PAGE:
When I was in elementary school, my father brought home a text-based video game and said, “Play this.” The game was Zork, one of the earliest text adventures, and he bought it because I was a terrible speller. Because text adventures require the player to read a small paragraph of information and then type out brief instructions such as “go left” or “take rope,” interacting with the game not only showed me the proper spelling of words, but it forced me to learn how to use those words, too, if I wanted to keep moving through the story.
These games are a fun way to practice reading and writing skills by interacting with words in short bursts. They allow the player to enter a story, becoming a character and changing the plotline as they make decisions.
Entering a Text Adventure
Text adventures, also called interactive fiction, follow the same format. They give you a description of what you’re seeing. For example:
West of House
This is an open field west of a white house, with a boarded front door.
There is a small mailbox here.
Underneath that description is a space where you can type what you want to do next. If you type “examine door,” the game gives you a little more information about the door:
I see nothing special about the door.
You can knock on the door, open the mailbox, or walk in a few directions. Anything you can think of doing, you can type into the dialogue space and the game will either give you more information that you can use to make a decision or take you to another space. You can pick up objects you encounter (you’ll often need to be holding them to solve puzzles later in the game) and interact with other characters you meet.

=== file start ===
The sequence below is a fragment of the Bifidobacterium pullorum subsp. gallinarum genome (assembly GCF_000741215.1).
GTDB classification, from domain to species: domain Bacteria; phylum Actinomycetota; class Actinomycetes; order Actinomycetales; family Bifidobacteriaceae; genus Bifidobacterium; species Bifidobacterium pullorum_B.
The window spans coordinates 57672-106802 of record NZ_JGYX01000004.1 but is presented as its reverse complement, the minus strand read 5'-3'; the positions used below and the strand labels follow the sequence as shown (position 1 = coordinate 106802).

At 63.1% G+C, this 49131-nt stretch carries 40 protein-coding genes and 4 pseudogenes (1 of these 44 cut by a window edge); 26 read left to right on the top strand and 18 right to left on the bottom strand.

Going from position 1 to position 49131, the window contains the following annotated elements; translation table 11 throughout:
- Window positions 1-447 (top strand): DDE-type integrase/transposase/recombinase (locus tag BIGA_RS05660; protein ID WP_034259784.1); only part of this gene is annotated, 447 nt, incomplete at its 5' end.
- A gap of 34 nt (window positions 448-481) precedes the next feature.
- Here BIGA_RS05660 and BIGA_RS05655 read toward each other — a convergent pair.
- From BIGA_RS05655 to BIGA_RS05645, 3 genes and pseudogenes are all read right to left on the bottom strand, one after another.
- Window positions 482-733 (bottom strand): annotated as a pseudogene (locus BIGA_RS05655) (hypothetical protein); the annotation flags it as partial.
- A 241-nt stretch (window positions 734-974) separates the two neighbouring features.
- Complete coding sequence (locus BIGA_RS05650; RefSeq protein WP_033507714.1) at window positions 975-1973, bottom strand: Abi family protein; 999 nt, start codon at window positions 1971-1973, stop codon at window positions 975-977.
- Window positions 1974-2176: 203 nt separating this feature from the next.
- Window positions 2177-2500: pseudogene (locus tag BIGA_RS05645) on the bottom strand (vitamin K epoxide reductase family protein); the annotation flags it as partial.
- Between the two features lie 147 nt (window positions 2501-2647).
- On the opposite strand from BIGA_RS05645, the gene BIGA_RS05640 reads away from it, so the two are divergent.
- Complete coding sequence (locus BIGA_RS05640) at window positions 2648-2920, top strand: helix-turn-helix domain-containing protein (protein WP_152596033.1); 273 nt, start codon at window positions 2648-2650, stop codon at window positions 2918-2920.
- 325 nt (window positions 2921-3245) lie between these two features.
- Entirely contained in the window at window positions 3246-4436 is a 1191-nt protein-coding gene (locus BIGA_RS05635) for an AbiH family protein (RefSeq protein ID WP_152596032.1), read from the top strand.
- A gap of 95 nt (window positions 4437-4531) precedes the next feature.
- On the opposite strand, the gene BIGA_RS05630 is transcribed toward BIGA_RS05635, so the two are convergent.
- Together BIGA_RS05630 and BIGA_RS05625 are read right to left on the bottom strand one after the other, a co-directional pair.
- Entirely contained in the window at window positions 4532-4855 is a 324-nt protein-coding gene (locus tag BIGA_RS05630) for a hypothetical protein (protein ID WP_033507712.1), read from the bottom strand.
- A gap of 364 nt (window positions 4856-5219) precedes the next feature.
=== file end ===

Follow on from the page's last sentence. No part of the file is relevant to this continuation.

The nicest thing about text adventures is that the vast majority of interactive fiction is offered online for free through the Interactive Fiction Database.
So how can you work text adventures into aphasia therapy? First and foremost, the passages are usually brief, sometimes only a few words. You can practice reading the passages aloud. Instructions are also brief. In fact, most games have trouble with long sentences and do better receiving two or three words at a time. For example, “go north” works better than “walk in the north direction.”
If you’re having trouble typing, you can state what you want to happen next and have another person tap out the words. (This is a great activity to do with two or more people!) If you’re not having trouble with typing, you can still say the words aloud before typing them into the dialogue space.
Some people find text adventures frustrating because they contain puzzles. If you can’t solve the puzzle, you can’t move forward. While there are usually hint guides built into the game and sometimes whole walk-throughs if you search online, there are also non-typing interactive fiction games called choice-based games.
Time’s Game of the Year for 2014, 80 Days, was a choice-based game placing the player inside Jules Verne’s story Around the World in 80 Days. There are plenty of other games like 80 Days in the app store or online (search for “Twine games” in the Interactive Fiction Database) that have players read a brief passage and then tap on two or more choices to make a decision and move the story forward.
Have you ever played an interactive fiction game? Let us know if you try one!
Image: Dave Catchpole via Flickr via Creative Commons license